Nintendo Game Cube Linux - Modchip Influence

Modchip Influence

The kernels produced by the project originally booted their root file system over NFS, though this was later extended to allow booting over a network block device. Ironically, however, one of the major developments came about due to piracy. A modchip called the "Viper" was released, quickly followed by a BIOS from another team, who were unaffiliated to the Viper team and yet were able to encrypt the BIOS specially for the modchip, which permitted the booting of pirate games from standard DVDs. (The GameCube could only read the first 1.4GB, but because the original games were produced on these discs, that was sufficient). However, after the reverse engineering work by the 'utopia' group, an assembly language recode of the trick used by the cobra BIOS was released. Essentially, a debug command is sent to the GameCube's DVD drive which allowed its firmware to be rewritten in memory (in this case in order to allow it to read from a standard DVD+/-R). However, as soon as the drive is again reset, these changes are lost, meaning one had to use either the cobra BIOS or the asm recode every time.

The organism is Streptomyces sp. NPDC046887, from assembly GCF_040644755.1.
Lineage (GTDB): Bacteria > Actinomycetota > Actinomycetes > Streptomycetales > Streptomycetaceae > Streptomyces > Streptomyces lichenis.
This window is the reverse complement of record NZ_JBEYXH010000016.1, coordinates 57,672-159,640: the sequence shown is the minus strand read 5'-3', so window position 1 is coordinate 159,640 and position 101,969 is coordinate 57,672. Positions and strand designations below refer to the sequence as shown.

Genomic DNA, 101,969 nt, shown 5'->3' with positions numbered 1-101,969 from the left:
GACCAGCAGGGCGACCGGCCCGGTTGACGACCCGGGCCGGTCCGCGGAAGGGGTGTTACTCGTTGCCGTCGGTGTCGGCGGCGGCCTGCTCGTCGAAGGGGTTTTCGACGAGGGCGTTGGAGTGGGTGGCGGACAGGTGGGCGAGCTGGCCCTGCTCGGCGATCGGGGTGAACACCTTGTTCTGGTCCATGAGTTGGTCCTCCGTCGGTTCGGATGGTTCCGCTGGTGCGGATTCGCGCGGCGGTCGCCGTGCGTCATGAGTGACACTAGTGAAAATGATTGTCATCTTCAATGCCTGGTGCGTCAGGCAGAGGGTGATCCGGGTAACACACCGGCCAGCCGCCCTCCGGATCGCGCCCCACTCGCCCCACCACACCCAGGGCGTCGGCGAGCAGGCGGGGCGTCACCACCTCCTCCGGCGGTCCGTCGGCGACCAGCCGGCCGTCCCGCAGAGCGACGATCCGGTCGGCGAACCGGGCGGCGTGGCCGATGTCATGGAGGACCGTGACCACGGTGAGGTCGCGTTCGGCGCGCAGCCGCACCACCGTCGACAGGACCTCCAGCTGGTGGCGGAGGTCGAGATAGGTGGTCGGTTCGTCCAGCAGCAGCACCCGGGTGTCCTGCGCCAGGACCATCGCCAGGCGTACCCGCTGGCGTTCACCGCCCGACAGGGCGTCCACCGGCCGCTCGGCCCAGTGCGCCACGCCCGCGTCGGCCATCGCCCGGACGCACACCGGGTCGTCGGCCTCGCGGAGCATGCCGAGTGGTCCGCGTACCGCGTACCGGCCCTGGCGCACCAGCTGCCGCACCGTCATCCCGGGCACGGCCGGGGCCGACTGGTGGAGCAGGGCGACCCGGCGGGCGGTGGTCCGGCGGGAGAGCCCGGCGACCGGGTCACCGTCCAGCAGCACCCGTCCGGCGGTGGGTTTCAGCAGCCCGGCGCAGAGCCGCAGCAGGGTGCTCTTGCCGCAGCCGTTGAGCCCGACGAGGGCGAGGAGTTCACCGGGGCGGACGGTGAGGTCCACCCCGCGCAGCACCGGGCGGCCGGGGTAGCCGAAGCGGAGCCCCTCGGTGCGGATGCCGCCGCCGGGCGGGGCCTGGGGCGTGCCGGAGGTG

These debug commands were implemented in the Nintendo GameCube Linux kernel as the 'cactus firmware extension'. Essentially, this allowed it to read the first 1.4GB of any standard DVD. However, the GameCube's laser is fairly picky resulting in some disc read errors. Nevertheless, this opened some very interesting opportunities. For example a completely standalone Media Player Frontend ("MFE") distro was produced—a fully functioning Linux distribution booting entirely without computer networking.

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